Document Type

Open Access Thesis

Embargo Period


Degree Program


Degree Type

Master of Science (M.S.)

Year Degree Awarded


Month Degree Awarded



Double strand breaks (DSB) are a common source of DNA damage in both prokaryotes and eukaryotes. If they are not repaired or are repaired incorrectly, they can lead to cell death (bacteria) or cancer (humans). In Escherichia coli, repair of DSB are typically accomplished via homologous recombination and mediated by RecA. This repair pathway, among others, is associated with activation of the SOS response. DNA adenine methyltransferase (dam) mutants have an increased number of DSB and, therefore, are notorious for being RecA-dependent for viability. Here, we show that the synthetic lethality of Δdam/ΔrecA is suppressed when clpP is removed, suggesting that there is a protein, normally degraded by ClpXP, which is preventing DSB from occurring.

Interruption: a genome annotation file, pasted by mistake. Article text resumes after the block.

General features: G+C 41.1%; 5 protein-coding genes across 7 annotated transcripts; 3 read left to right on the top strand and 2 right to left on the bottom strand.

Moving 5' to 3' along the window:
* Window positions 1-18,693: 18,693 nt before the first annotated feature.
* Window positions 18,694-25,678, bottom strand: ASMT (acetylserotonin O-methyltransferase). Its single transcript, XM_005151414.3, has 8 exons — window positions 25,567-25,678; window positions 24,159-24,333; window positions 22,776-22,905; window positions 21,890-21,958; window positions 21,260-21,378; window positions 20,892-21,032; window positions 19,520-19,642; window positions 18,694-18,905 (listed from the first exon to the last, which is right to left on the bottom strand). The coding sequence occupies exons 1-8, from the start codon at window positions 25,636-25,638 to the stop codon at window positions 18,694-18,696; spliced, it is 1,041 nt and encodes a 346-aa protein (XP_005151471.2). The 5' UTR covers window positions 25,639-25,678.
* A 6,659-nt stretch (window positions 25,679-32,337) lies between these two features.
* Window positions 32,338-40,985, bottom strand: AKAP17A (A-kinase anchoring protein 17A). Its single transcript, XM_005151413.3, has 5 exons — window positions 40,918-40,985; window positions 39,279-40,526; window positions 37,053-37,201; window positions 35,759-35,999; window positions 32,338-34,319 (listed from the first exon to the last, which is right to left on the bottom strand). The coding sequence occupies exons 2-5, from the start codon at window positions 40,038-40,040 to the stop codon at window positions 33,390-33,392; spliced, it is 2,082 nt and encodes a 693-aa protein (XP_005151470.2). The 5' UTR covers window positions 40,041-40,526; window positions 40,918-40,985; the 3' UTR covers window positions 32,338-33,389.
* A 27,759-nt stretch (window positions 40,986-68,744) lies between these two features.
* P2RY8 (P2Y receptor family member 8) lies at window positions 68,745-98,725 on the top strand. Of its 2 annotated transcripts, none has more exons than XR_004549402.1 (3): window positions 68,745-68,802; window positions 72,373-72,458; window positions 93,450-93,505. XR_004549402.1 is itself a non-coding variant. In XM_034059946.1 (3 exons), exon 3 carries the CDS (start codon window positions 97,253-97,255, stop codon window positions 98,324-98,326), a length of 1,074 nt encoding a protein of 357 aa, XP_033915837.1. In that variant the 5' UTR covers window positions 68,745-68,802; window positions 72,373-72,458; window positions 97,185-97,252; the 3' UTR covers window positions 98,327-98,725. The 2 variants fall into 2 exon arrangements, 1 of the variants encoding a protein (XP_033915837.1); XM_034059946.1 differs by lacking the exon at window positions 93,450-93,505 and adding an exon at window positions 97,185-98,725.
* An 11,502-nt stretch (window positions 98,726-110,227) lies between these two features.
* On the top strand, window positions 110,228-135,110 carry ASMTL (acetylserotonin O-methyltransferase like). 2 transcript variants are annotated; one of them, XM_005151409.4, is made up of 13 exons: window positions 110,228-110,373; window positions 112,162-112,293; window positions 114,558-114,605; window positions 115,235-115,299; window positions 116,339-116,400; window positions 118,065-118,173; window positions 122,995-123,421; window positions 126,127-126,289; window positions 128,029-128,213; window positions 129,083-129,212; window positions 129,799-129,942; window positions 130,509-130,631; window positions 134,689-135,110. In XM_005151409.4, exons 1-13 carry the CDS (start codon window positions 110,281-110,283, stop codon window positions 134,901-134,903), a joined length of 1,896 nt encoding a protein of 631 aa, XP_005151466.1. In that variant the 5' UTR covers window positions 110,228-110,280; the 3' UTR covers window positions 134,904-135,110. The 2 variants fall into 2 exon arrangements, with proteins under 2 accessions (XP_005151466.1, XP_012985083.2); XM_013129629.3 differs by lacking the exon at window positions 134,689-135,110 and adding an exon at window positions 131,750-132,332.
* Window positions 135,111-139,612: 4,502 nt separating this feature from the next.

First Advisor

Steven Sandler

Second Advisor

M. Sloan Siegrist

Third Advisor

Yasu Morita